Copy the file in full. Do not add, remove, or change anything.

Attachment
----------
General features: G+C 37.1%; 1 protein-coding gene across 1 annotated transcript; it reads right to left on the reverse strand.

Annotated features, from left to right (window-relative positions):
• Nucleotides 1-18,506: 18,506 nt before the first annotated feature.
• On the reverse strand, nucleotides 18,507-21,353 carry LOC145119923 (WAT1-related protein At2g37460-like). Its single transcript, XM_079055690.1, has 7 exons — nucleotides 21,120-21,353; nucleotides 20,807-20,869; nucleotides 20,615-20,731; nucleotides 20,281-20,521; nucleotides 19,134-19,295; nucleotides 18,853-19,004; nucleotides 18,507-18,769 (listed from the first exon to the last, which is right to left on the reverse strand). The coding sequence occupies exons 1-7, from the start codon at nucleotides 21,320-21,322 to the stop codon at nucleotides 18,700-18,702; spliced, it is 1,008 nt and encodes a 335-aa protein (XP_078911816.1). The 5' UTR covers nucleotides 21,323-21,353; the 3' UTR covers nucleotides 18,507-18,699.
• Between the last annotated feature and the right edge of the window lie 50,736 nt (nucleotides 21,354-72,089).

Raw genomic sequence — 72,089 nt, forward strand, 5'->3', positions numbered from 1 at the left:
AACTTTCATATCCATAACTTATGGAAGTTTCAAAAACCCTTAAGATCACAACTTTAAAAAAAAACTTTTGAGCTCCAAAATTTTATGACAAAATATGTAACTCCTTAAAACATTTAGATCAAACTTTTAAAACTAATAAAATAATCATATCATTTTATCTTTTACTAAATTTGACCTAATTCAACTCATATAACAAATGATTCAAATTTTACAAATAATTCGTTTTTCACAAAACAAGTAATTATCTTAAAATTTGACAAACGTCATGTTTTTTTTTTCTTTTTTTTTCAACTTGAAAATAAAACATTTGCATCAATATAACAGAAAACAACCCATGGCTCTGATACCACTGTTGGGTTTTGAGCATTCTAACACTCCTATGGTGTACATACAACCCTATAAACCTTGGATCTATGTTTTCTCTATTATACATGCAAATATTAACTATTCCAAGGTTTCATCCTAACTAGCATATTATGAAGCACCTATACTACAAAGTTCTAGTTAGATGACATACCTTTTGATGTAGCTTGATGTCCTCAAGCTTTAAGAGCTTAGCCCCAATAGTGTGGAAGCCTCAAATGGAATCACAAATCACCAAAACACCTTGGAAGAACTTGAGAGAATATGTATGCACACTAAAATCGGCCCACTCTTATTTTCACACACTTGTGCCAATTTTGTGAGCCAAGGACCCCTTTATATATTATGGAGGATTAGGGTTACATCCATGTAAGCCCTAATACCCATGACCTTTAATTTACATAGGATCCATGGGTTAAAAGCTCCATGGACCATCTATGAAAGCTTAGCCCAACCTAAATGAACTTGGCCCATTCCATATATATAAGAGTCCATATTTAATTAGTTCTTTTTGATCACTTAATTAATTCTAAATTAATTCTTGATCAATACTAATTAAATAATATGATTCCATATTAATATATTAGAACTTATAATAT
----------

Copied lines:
General features: G+C 37.1%; 1 protein-coding gene across 1 annotated transcript; it reads right to left on the reverse strand.

Annotated features, from left to right (window-relative positions):
• Nucleotides 1-18,506: 18,506 nt before the first annotated feature.
• On the reverse strand, nucleotides 18,507-21,353 carry LOC145119923 (WAT1-related protein At2g37460-like). Its single transcript, XM_079055690.1, has 7 exons — nucleotides 21,120-21,353; nucleotides 20,807-20,869; nucleotides 20,615-20,731; nucleotides 20,281-20,521; nucleotides 19,134-19,295; nucleotides 18,853-19,004; nucleotides 18,507-18,769 (listed from the first exon to the last, which is right to left on the reverse strand). The coding sequence occupies exons 1-7, from the start codon at nucleotides 21,320-21,322 to the stop codon at nucleotides 18,700-18,702; spliced, it is 1,008 nt and encodes a 335-aa protein (XP_078911816.1). The 5' UTR covers nucleotides 21,323-21,353; the 3' UTR covers nucleotides 18,507-18,699.
• Between the last annotated feature and the right edge of the window lie 50,736 nt (nucleotides 21,354-72,089).

Raw genomic sequence — 72,089 nt, forward strand, 5'->3', positions numbered from 1 at the left:
AACTTTCATATCCATAACTTATGGAAGTTTCAAAAACCCTTAAGATCACAACTTTAAAAAAAAACTTTTGAGCTCCAAAATTTTATGACAAAATATGTAACTCCTTAAAACATTTAGATCAAACTTTTAAAACTAATAAAATAATCATATCATTTTATCTTTTACTAAATTTGACCTAATTCAACTCATATAACAAATGATTCAAATTTTACAAATAATTCGTTTTTCACAAAACAAGTAATTATCTTAAAATTTGACAAACGTCATGTTTTTTTTTTCTTTTTTTTTCAACTTGAAAATAAAACATTTGCATCAATATAACAGAAAACAACCCATGGCTCTGATACCACTGTTGGGTTTTGAGCATTCTAACACTCCTATGGTGTACATACAACCCTATAAACCTTGGATCTATGTTTTCTCTATTATACATGCAAATATTAACTATTCCAAGGTTTCATCCTAACTAGCATATTATGAAGCACCTATACTACAAAGTTCTAGTTAGATGACATACCTTTTGATGTAGCTTGATGTCCTCAAGCTTTAAGAGCTTAGCCCCAATAGTGTGGAAGCCTCAAATGGAATCACAAATCACCAAAACACCTTGGAAGAACTTGAGAGAATATGTATGCACACTAAAATCGGCCCACTCTTATTTTCACACACTTGTGCCAATTTTGTGAGCCAAGGACCCCTTTATATATTATGGAGGATTAGGGTTACATCCATGTAAGCCCTAATACCCATGACCTTTAATTTACATAGGATCCATGGGTTAAAAGCTCCATGGACCATCTATGAAAGCTTAGCCCAACCTAAATGAACTTGGCCCATTCCATATATATAAGAGTCCATATTTAATTAGTTCTTTTTGATCACTTAATTAATTCTAAATTAATTCTTGATCAATACTAATTAAATAATATGATTCCATATTAATATATTAGAACTTATAATAT